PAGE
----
Here is the recipe for pear and almond cake with almond crunch topping as found on www.deliciousmagazine.co.uk

Cake Ingredients

175g softened butter

150g Golden Caster Sugar (I used regular caster sugar)

1 tsp vanilla extract

2 medium eggs

220g self-raising flour

1/2 tsp bicarbonate of soda

1 tsp grated nutmeg

140ml sour cream

Finely grated zest of 1 lemon

50g ground almonds

2 firm pears, such as Comice (I used brown Bosc)

A little lemon juice

Topping Ingredients

50g butter

50g Light Muscovado Sugar (I used dark brown sugar)

2 tbsp double cream

75g flaked or slivered almonds

Method

Line a 20cm springform tin with non-stick baking paper. Preheat the oven to 180°C/fan160°C/gas 4.

Cream the butter, sugar and vanilla in a bowl until pale and fluffy. Beat in the eggs, 1 at a time, adding a spoonful of the flour with the second egg. Sift the remaining flour, a pinch of salt, bicarbonate of soda and the nutmeg together in a seperate bowl. Fold half the flour into the creamed mixture. Fold in the sour cream, zest and almonds, then the remaining flour.

Peel, core and slice the pears into eighths. Toss with lemon juice to prevent discolouration. Spread half of the cake mixture over the base of the tin (it will be quite thick ) cover with the pears (I laid mine in a pin-wheel shape), then spread the  remaining cake mixture over the top (I had some left over pear slices that I placed on the top for an extra layer). Bake for 40 minutes.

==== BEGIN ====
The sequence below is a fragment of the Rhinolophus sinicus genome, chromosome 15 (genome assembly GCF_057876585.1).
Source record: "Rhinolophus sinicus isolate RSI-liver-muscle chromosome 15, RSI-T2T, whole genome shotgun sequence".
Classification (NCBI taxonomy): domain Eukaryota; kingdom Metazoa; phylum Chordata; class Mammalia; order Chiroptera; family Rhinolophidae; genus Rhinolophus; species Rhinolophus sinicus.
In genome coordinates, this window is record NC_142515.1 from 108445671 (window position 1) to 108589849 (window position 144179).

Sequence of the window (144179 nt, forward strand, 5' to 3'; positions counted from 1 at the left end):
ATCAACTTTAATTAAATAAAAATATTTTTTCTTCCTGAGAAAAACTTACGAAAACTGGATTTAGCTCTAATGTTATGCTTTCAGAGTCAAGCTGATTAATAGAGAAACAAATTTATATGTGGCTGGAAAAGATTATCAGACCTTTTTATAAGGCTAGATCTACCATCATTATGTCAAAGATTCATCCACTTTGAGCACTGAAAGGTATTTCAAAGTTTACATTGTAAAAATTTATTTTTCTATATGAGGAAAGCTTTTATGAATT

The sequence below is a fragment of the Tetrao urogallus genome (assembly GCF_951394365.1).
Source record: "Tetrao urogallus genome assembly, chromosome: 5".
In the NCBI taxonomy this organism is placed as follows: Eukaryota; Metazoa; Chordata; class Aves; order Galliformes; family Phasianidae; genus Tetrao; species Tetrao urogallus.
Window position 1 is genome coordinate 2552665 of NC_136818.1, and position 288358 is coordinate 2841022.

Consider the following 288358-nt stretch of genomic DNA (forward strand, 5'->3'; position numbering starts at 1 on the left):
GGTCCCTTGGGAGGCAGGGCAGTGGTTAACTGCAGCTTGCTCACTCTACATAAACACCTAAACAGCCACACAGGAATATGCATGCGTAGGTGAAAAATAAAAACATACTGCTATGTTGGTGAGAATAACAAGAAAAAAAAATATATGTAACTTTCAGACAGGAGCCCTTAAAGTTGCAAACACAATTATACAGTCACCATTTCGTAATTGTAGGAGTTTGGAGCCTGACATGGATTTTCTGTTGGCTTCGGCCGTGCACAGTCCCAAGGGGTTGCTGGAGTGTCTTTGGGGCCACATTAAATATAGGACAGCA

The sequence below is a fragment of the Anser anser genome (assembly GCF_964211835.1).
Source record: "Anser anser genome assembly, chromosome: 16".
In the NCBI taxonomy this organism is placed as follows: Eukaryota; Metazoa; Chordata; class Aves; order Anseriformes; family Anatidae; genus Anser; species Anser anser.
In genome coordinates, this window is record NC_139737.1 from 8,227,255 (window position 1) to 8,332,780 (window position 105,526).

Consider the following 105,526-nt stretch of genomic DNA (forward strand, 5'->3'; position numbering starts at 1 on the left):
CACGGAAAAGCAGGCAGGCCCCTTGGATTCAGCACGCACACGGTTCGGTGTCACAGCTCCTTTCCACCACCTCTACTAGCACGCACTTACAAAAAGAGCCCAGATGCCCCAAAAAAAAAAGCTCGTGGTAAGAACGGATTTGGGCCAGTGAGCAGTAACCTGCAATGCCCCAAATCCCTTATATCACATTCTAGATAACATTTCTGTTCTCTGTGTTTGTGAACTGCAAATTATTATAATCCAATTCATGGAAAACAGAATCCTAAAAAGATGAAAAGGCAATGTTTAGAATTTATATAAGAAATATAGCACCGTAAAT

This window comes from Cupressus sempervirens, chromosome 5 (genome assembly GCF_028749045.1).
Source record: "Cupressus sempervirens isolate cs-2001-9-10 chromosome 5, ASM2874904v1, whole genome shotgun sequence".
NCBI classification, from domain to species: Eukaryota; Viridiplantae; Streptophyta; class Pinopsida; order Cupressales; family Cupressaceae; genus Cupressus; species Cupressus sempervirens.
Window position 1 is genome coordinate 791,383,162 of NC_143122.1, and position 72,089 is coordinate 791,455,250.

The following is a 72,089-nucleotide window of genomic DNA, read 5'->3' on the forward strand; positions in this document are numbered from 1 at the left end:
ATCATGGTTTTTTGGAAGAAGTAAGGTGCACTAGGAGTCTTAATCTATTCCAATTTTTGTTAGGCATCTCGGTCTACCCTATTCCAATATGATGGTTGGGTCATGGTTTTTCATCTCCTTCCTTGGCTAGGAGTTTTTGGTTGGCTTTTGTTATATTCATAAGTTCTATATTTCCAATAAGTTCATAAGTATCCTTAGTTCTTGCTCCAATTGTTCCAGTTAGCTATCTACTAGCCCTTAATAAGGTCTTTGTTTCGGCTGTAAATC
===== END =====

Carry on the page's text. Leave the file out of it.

Meanwhile, make the almond topping. Melt the butter in a pan and stir in the sugar and cream, then stir in the almonds and remove from heat.

Remove the cake from the oven and pour the almond mixture evenly over the top (be careful as the top of the cake will be fragile). Bake for a further 20-25 minutes, or until the topping is toffee-coloured and a skewer comes out clean from the centre of the cake. Try to aim right for the centre when skewering as it’s hard to tell if the cake is cooked when you’re skewering right through juicy pear slices! Remove and serve warm or cold. I served mine with vanilla ice-cream and the leftover double cream – delicious!